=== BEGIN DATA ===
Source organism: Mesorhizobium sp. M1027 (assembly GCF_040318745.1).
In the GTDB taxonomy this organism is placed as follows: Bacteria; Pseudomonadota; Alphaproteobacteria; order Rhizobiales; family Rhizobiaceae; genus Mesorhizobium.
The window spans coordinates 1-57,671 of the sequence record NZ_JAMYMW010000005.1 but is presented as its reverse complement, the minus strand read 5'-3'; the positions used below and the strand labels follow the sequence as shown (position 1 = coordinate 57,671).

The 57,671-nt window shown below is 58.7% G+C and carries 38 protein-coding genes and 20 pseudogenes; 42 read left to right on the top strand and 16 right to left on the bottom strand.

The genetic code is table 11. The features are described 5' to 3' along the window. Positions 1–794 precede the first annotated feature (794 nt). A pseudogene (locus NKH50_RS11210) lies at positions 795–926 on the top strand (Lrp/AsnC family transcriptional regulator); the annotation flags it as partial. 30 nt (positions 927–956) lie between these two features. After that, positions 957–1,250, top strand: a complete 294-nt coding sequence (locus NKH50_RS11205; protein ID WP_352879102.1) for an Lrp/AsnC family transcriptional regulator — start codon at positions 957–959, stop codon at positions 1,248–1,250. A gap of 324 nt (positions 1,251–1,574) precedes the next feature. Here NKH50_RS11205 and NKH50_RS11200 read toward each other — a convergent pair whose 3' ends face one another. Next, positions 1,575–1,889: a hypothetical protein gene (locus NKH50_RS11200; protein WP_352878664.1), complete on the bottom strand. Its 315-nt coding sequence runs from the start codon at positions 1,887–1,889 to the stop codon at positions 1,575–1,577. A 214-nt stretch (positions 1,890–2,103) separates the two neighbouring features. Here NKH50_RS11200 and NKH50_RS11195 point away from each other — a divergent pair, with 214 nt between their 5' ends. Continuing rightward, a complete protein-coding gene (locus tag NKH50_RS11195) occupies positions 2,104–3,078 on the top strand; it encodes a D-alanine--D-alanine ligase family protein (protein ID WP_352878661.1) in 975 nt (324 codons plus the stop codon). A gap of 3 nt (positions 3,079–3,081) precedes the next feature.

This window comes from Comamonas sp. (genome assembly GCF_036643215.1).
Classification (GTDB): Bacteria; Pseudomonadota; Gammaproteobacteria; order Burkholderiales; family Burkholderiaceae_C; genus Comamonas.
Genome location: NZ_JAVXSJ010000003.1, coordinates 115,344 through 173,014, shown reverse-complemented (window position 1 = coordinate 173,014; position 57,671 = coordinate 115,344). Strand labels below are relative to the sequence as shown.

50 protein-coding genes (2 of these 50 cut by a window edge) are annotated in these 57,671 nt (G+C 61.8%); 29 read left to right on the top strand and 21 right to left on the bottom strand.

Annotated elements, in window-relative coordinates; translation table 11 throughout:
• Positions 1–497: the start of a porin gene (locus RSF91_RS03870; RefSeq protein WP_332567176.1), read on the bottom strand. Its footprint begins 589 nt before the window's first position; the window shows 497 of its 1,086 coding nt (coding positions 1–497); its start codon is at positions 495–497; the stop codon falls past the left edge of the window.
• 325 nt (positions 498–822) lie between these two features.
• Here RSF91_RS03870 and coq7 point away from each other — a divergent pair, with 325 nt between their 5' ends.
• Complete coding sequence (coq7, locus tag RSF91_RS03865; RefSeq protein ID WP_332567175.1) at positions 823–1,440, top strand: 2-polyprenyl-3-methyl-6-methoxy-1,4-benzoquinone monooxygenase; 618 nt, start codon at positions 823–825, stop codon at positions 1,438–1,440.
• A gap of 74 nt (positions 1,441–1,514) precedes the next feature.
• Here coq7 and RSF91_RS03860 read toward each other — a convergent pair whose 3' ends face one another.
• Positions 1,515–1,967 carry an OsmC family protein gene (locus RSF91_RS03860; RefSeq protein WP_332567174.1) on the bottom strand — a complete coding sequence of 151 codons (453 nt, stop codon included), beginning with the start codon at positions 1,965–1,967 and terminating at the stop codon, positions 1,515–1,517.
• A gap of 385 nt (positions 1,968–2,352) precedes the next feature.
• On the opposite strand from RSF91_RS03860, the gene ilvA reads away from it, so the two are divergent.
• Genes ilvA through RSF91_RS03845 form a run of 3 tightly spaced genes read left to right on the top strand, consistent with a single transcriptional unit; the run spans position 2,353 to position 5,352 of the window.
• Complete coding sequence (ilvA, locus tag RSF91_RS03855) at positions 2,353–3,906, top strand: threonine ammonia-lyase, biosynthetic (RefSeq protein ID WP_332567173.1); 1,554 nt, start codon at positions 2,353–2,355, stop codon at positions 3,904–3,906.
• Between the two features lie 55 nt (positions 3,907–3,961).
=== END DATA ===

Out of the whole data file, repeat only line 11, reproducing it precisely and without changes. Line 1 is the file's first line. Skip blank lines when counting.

• Positions 1–497: the start of a porin gene (locus RSF91_RS03870; RefSeq protein WP_332567176.1), read on the bottom strand. Its footprint begins 589 nt before the window's first position; the window shows 497 of its 1,086 coding nt (coding positions 1–497); its start codon is at positions 495–497; the stop codon falls past the left edge of the window.